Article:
In 2006, Ricky Gervais interviewed Shandling for a British documentary, citing him as a comic influence.[23] The reviews of British TV critics were mixed – one Guardian reviewer described it as "the uneasiest interview ever",[24] another as Gervais' most interesting[25] but the general consensus was that it felt "awkward",[26][27][28] due to both men's different comedic styles.[29][30]

Shandling starred as himself representing Fox Mulder alongside Téa Leoni as Dana Scully in The X-Files season 7 spoof episode "Hollywood A.D."[31]

Shandling, along with co-author David Rensin, wrote Confessions of a Late Night Talk Show Host: The Autobiography of Larry Sanders written in the voice of his alter ego, Larry Sanders.[32]

In January 2016, Shandling was the featured guest on two different online shows. On January 13, Shandling appeared on episode 299 of the podcast You Made It Weird with Pete Holmes,[33] which ran for over 2 hours and displayed many deeper, spiritual sides to Shandling along with much spontaneous humor.[original research?] Just a week later, on January 20, Comedians in Cars Getting Coffee with Jerry Seinfeld debuted the now-poignantly titled episode "It's Great That Garry Shandling Is Still Alive."[34]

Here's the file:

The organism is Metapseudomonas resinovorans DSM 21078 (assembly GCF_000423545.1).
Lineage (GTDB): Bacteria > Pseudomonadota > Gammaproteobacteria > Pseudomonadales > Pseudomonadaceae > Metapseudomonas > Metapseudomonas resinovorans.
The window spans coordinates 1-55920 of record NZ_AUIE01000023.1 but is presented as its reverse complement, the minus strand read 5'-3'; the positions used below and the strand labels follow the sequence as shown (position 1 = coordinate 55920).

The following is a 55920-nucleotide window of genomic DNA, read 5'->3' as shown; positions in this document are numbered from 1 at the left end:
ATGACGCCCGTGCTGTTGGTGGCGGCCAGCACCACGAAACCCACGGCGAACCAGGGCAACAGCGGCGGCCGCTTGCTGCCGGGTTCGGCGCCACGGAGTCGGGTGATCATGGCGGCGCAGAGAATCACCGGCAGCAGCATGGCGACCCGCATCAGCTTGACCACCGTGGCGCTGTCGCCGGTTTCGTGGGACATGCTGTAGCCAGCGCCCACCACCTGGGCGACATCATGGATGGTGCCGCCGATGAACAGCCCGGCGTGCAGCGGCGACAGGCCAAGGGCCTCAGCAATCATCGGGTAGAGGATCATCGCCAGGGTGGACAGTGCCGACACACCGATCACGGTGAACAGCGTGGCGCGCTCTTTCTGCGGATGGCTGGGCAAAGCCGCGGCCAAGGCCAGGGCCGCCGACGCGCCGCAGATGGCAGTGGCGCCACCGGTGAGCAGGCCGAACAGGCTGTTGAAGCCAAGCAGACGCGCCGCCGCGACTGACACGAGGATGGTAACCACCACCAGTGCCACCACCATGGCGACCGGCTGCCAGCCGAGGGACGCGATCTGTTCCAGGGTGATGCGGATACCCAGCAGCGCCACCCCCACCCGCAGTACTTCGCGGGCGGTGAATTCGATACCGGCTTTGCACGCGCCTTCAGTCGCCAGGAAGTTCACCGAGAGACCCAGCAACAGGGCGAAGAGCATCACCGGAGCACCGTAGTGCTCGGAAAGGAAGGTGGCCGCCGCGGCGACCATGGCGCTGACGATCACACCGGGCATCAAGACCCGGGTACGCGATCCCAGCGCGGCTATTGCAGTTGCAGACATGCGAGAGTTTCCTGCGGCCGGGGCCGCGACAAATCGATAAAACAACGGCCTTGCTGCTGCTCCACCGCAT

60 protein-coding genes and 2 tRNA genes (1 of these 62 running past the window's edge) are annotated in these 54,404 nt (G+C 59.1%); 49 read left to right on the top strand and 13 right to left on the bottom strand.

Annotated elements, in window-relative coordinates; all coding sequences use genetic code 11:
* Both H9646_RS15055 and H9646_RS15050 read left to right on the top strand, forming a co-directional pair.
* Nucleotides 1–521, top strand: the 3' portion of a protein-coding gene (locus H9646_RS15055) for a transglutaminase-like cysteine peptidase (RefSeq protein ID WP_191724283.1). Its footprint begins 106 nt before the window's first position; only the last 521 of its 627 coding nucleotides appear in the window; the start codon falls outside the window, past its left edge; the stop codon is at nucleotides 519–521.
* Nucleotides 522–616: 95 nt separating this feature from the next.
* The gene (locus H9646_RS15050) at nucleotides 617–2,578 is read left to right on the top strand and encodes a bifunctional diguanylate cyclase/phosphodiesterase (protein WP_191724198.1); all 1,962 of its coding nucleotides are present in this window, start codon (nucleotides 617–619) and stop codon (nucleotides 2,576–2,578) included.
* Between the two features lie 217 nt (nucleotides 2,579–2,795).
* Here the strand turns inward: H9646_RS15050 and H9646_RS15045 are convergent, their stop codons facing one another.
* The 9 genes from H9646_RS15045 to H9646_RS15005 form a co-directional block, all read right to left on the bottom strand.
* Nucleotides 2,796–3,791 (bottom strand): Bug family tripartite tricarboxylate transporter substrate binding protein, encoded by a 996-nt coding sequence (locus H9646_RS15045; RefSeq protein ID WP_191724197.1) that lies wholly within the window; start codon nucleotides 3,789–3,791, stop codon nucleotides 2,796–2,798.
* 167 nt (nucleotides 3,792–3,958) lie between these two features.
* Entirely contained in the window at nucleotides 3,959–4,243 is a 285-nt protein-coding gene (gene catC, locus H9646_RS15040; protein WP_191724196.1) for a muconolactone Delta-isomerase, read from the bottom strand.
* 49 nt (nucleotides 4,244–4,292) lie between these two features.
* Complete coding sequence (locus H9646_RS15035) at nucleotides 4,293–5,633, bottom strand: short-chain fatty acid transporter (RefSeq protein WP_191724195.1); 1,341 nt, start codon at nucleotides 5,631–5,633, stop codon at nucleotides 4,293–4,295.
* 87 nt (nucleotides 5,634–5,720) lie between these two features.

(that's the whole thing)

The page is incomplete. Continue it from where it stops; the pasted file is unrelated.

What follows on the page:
His final appearance was voicing the porcupine Ikki in Jon Favreau's 2016 film The Jungle Book.[35]

Awards and nominations[edit]

Shandling won two British Comedy Awards,[36] twelve CableACE Awards[37] (including eight for The Larry Sanders Show and four for It's Garry Shandling's Show), a BAFTA Award[36] and was nominated for two Writers Guild of America Awards for The Larry Sanders Show. He received three American Comedy Awards,[37] two Satellite Award nominations,[38] and in 2004 he was presented with the Austin Film Festival's Outstanding Television Writer Award.[39]

Personal life and death[edit]